About 100 dead in Iraq wedding hall fire as officials warn the toll could rise

People at site of deadly wedding hall fire in Iraq's Nineveh province
A fire that raced through a hall hosting a wedding in northern Iraq has killed about 100 people, authorities said Wednesday.
(Farid Abdulwahed / Associated Press)

A raging fire apparently caused by fireworks set off to celebrate a wedding consumed a hall packed with guests in northern Iraq, killing about 100 people and injuring 150 others. Authorities warned Wednesday that the death toll could rise.

Authorities said that flammable building materials contributed to the latest disaster to hit Iraq’s dwindling Christian minority. In the fire’s chaotic aftermath, officials offered conflicting death tolls, and security officials said they detained staff at the wedding hall as part of their investigation.

The fire happened in the Hamdaniya area of Iraq’s Nineveh province, authorities said, a predominantly Christian area just outside the city of Mosul, about 200 miles northwest of Baghdad.


There was no official word on the cause of the blaze, but the Kurdish television news channel Rudaw aired footage showing pyrotechnics shooting up from the floor of the event and setting a chandelier aflame.

Multiple witnesses, including 50-year-old wedding guest Faten Youssef, said the fire started as the bride and groom began their slow dance. The flames raced through plastic decorations and the ceiling started collapsing, she said.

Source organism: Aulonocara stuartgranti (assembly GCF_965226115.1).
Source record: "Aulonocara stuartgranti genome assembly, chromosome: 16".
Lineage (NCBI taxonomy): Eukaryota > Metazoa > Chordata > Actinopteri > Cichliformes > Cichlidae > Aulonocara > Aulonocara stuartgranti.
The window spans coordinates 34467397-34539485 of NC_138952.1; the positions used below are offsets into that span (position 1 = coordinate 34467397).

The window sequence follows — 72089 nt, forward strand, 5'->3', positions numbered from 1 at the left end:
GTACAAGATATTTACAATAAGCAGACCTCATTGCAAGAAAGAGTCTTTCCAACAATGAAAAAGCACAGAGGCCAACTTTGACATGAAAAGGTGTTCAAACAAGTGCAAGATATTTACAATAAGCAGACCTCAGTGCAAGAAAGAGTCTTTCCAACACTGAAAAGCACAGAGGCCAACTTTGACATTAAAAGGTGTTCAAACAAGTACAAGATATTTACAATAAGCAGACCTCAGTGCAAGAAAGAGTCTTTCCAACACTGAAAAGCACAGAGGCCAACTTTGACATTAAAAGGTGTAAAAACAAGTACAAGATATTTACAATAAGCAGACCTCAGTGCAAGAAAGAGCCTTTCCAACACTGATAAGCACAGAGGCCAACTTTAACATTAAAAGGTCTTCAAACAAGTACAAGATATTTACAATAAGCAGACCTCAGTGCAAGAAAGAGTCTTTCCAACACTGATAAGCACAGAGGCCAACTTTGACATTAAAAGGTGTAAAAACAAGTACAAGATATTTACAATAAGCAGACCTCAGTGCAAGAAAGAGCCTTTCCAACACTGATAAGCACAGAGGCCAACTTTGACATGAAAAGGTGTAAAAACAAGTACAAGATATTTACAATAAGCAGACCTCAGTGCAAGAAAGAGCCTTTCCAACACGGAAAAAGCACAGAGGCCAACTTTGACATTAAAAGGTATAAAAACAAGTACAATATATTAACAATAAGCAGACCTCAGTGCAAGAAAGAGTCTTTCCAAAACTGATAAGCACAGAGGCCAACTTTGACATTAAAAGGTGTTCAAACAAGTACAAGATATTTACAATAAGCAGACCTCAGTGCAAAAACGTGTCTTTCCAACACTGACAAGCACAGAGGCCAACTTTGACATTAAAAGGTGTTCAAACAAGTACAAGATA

“Flames started falling on us,” Youssef told the Associated Press. “Things were falling down and blocked the way to the exit.”

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She said her family found their way out through a kitchen, after they struggled through smoke and flames and her son failed to kick through a jammed exit door.

In the blaze’s aftermath, only charred metal and debris could be seen as people walked through the site, the only light coming from television cameras and the lights of onlookers’ cellphones.

It wasn’t immediately clear if the bride and groom were among those hurt.

Survivors arrived at local hospitals in bandages, receiving oxygen, as their families milled in hallways and outside as workers organized more oxygen cylinders. Some of the injured included children. Ambulance sirens wailed for hours after the fire as paramedics brought out the injured.

People at burned-out wedding hall in northern Iraq
A fire that raced through a wedding hall in northern Iraq has killed at least 100 people, authorities said.
(Farid Abdulwahed / Associated Press)

Extravagant wedding ceremonies are common in Iraq, as in many Middle Eastern countries. Families often invite hundreds of relatives and members of the broader community, spending heavily on spectacular ceremonies with elaborately decorated halls, music and entertainers, often including pyrotechnics.

Casualty figures fluctuated in the hours after the incident. An initial Health Ministry statement, carried by the state-run Iraqi News Agency, said the blaze killed more than 100 people and injured 150. Health officials in Nineveh province put the death toll at 114, while Iraqi Interior Minister Abdul Amir Shammari later put the death toll at 93.

A Health Ministry official, speaking to the Associated Press at midday Wednesday on condition of anonymity because he did not have authorization to talk to journalists, said that 30 bodies had been identified by relatives, but the rest were so badly burned that they would require DNA identification.